Microsoft launched a free tool for creating websites this week. The tool is aimed at small businesses that don't have a website. While I don't own a business, I run multiple American football teams in the UK, so I was curious to see if the tool could be a useful way to make a website.
The tool is free and has an option to create a website from content from a social media account. I know quite a few teams that only have social media pages, which could benefit from having a website. There are plenty of options out there, but I wanted to see how Microsoft's offering stacks up.
Setting things up
The setup process was as easy as advertised. When setting up my account within Microsoft's Digital Market Center, I had an option to link social media accounts. I then just clicked a few buttons to create a website based on our social media page.
We're relatively active on social media, and I do my best to keep the page up to date, so the website builder had a fair amount of information to go off of. The website the tool created did a decent job of pulling our "About Us" section and other core content from our Facebook page.
Customizing the site
The tool did a good job of pulling our information, but there were a few things to tweak. I had a few edits to make and a few items to delete. It isn't that surprising for an automated tool to leave a few things to change, and the edits were easy enough to do with the site builder.
I was happy to see that I could customize which images and social media posts appear on the website. I can also hide or add specific components. You can also upload your own images if you have ones that aren't on your social media page. These tools make it easy to get the content that you want onto a website.
Would I actually use this tool?
The real question is: if you're a small business, is it worth checking out this tool? There are plenty of options on the market, both free and paid. I'd say that this is a promising start to a tool that I hope expands over time.
When Microsoft announced this feature, it highlighted that over 36% of small businesses don't have a website at all. That means that this tool isn't meant to convert someone over that already has a website. It's also not meant to compete with paid designs or professionally-built websites.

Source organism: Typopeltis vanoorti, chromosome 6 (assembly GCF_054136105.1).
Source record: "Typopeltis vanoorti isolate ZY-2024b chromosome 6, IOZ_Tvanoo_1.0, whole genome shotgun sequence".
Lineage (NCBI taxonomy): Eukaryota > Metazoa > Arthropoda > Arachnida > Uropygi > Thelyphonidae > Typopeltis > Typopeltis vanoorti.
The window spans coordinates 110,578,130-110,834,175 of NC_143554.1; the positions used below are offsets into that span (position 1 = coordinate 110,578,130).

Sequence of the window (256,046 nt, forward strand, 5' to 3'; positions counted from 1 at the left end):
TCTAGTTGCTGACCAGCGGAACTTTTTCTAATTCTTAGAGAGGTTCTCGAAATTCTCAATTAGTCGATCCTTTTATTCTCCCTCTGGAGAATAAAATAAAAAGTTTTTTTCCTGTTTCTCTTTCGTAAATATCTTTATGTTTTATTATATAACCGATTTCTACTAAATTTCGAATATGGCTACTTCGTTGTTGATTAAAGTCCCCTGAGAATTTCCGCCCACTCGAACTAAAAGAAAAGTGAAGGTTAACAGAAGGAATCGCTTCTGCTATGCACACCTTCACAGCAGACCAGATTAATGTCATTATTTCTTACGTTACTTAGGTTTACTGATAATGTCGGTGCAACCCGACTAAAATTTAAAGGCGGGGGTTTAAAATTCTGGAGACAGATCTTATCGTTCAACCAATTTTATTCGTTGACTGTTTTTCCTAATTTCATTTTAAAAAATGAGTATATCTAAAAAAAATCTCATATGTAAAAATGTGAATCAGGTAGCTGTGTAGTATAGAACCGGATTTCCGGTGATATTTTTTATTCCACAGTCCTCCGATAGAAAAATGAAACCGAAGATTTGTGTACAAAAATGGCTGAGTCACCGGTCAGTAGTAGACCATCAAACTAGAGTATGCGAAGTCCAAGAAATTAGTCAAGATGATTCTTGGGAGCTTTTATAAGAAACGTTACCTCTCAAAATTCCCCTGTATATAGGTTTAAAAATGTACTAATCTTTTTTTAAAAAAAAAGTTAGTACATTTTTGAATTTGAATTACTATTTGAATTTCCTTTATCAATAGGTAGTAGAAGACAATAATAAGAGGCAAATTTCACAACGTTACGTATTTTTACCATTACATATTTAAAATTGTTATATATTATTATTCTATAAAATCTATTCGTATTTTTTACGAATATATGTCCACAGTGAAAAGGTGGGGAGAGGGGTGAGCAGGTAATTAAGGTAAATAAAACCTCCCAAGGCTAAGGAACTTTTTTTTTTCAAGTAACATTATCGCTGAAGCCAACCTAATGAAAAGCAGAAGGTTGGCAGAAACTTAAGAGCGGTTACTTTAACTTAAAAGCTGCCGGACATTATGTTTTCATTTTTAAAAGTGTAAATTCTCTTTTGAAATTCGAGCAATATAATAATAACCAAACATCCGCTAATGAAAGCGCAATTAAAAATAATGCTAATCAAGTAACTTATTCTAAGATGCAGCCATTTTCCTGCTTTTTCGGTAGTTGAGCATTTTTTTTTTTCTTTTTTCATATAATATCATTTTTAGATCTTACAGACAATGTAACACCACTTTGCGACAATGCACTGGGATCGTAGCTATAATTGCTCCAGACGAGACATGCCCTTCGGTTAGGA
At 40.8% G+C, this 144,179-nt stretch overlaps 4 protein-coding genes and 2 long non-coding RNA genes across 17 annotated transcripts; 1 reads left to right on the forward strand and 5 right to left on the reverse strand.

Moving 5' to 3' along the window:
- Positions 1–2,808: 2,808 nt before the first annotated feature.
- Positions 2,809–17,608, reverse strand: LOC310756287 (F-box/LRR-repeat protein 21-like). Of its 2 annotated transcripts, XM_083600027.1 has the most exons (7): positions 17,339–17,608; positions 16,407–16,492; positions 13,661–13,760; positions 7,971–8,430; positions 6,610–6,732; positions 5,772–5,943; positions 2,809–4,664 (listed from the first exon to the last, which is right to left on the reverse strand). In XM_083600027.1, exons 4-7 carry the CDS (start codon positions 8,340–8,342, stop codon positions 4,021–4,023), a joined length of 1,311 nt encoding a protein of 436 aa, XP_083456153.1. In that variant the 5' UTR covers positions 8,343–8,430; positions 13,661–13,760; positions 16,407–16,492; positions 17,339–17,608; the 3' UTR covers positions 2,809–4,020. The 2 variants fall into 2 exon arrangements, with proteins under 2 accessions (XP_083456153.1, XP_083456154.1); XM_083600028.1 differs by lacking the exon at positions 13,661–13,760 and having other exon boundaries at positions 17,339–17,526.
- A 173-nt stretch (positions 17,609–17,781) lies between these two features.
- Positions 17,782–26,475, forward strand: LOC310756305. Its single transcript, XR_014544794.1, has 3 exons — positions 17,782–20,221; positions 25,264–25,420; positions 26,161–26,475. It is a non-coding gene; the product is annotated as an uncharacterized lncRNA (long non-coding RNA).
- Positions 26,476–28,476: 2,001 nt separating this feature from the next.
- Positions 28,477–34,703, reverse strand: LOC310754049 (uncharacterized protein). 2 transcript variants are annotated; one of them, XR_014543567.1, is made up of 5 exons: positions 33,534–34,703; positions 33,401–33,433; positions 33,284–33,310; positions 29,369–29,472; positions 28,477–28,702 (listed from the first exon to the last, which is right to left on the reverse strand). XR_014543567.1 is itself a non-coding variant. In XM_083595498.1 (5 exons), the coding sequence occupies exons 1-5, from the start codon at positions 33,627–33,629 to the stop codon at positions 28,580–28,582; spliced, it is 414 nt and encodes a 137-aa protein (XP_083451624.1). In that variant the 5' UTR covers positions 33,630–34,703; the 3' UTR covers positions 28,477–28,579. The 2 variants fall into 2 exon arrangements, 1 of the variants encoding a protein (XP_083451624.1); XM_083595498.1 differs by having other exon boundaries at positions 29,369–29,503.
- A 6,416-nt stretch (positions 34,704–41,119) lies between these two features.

In my time working with it, it's a barebones tool that can quickly and easily make a serviceable website. Is the site I made with the tool as good as our actual team website? No. Is it good enough that I'd consider it if I needed a free website? Sure.
Sean Endicott brings nearly a decade of experience covering Microsoft and Windows news to Windows Central. He joined our team in 2017 as an app reviewer and now heads up our day-to-day news coverage. If you have a news tip or an app to review, hit him up at email@example.com (opens in new tab).
I needed a quick and simple way to set an appointment setting site. I have no interest in maintaining a full website and I’m not active on social media. This did the job in about 15-20 min of setup time. Now, hopefully I won’t get bombarded with account specialist wanting to Help! “improve” my business with paid services. Clean and minimal, just the way I like.
As a web developer, I welcome new tools like this. I charge $30 per hour for large businesses and have no shortage of clients but there are many businesses who can't afford that, especially during this crazy time. Like Wix, it may not even begin to compare with all the things a proper web developer can do for a business, but kudos to Microsoft for attempting to fill a need for small businesses!
It is a good start. I like it.
Does it work with custom domains or only .biz.site? I already have my own domain for the work I do, but it does become a pain to to update it frequently since web coding or design is not the thing that I do. I recently switched to Word Press because it's relatively easily to post updates and stay current, but it's pretty ugly and generally hostile toward tweakers like me who want some control over the look and feel.
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